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Alzheimer's Gets Boost from Plasmalogen Study to Help Understand Molecular Processes

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Alzheimer’s disease patients lose up to 60% of a component called plasmalogen from the membranes of the cells in their brains, but it’s still not known how or why. In a paper (“Cytochrome c Is an Oxidative Stress-Activated Plasmalogenase That Cleaves Plasmenylcholine and Plasmenylethanolamine at the sn-1 Vinyl–Ether Linkage”) to be published in the Journal of Biological Chemistry, researchers at Washington University in St. Louis provide the first report of an enzyme that breaks down plasmalogens, a breakthrough in understanding the molecular processes that occur during Alzheimer’s and other diseases.


Plasmalogens are phospholipids critical for cell function and signaling that contain a vinyl–ether linkage at the sn-1 position and are highly enriched in arachidonic acid (AA) at the sn-2 position. However, the enzyme(s) responsible for the cleavage of the vinyl ether linkage in plasmalogens has remained elusive.  Herein, we report that cytochrome c, in the presence of either cardiolipin (CL), O2 and H2O2, or oxidized CL and O2, catalyzes the oxidation of the plasmalogen vinyl ether linkage, promoting its hydrolytic cleavage and resultant production of 2-AA-lysolipids and highly reactive α-hydroxy fatty aldehydes. Using stable isotope labeling in synergy with strategic chemical derivatizations and high-mass accuracy mass spectrometry, we deduced the chemical mechanisms underlying this long sought-after reaction. Specifically, labeling with either 18O2 or H218O, but not with H218O2, resulted in M+2 isotopomers of the α-hydroxyaldehyde while reactions with both 18O2 and H218O identified the M+4 isotopomer.  Furthermore, incorporation of 18O from 18O2 was predominantly located at the α-carbon. In contrast, reactions employing H218O yielded 18O linked to the aldehyde carbon.  Importantly, no significant labeling of 2-AA lysolipids with 18O2, H218O, or H218O2. were present. Intriguingly, phosphatidylinositol phosphates (PIP2and PIP3) effectively substituted for cardiolipin,” write the investigators.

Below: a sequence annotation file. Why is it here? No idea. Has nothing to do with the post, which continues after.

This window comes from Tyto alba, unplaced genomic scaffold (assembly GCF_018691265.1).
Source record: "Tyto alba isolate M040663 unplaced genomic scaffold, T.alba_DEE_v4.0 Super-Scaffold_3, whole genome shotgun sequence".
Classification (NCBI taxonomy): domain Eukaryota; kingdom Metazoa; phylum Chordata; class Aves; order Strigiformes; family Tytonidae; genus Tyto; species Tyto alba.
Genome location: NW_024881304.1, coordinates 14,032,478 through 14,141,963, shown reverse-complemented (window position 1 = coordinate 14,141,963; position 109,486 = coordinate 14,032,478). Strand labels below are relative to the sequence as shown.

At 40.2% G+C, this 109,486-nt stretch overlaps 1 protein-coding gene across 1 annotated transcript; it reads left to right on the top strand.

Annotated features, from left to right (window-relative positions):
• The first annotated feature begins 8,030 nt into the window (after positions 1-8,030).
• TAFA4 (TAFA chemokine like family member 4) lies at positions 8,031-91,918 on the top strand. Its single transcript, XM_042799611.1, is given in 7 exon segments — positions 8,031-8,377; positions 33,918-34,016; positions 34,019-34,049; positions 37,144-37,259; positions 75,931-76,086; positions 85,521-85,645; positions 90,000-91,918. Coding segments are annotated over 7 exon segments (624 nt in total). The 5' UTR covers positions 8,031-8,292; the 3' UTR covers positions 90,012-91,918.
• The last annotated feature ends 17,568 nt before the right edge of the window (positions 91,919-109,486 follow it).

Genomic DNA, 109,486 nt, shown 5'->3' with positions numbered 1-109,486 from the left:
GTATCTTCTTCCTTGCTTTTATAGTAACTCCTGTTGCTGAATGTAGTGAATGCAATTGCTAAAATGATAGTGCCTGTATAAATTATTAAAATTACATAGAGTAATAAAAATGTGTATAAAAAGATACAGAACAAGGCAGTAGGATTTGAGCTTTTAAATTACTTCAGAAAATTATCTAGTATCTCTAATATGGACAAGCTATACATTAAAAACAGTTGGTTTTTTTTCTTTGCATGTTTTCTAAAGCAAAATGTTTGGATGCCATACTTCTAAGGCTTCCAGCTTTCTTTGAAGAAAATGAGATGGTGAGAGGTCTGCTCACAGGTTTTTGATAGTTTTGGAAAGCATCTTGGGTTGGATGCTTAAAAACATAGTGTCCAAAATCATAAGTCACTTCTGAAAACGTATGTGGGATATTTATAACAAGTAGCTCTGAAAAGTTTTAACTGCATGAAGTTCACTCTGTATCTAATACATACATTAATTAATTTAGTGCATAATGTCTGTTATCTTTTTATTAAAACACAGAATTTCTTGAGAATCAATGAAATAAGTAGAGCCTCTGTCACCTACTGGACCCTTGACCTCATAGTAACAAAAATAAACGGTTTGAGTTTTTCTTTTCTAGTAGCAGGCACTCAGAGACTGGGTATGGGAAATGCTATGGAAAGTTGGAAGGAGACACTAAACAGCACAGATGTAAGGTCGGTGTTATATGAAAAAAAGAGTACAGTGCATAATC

“Moreover, cytochrome c released from myocardial mitochondria subjected to oxidative stress cleaved plasmenylcholine in membrane bilayers which was blocked with a specific mAb against cytochrome c.  Collectively, these results identify the first plasmalogenase in biology, the production of previously unanticipated signaling lipids by cytochrome c, and present new perspectives on cellular signaling during oxidative stress.”

“These molecules, plasmalogens, have been swept under the rug because nobody likes to think about them,” said Richard Gross, M.D., Ph.D., professor of chemistry at Washington University and professor of medicine and developmental biology at Washington University School of Medicine, who oversaw the new study. “(They’re) hard to work with. They’re susceptible to light, they’re stable in only certain solvents, they have a limited lifespan after they’re synthesized unless extreme precautions are taken, and they’re expensive to make and synthesize.”

In the new study, Dr. Gross’ team performed experiments to find the mechanism by which plasmalogens are enzymatically degraded. Cytochrome c is typically found in mitochondria where it facilitates electron transport, but it is released into the cell under stressful conditions. Dr. Gross and his colleagues showed that cytochrome c released from the mitochondria could catalyze the breakdown of plasmalogens in the cell. Furthermore, the products of this reaction are two different lipid signaling molecules that were not previously known to originate from plasmalogen breakdown.

“That was one thing that surprised us,” Dr. Gross said of the signaling products. “The second thing that surprised us was the ease (with which the bond is broken)… The implication is that there is probably a lot of plasmalogen (breakdown) that’s going on in conditions of oxidative stress.”

The results tie in with another observation about the brain cells of Alzheimer’s disease patients, which is that they often have dysfunctional mitochondria and a resultant release of cytochrome c. Dr. Gross is now interested in delving deeper into how and why plasmalogen loss occurs in Alzheimer’s patients, particularly those who develop the disease in old age, not due to familial mutations. He speculates that as people age, the accumulation of reactive oxygen species leads to cytochrome c release, activation of its peroxidase activity, and plasmalogen breakdown in many membranes.

The results also have implications for understanding disorders in the heart and other plasmalogen-rich tissues, integrating studies of mitochondria, cell membranes, and cell signaling under stressful conditions, according to Dr. Gross.

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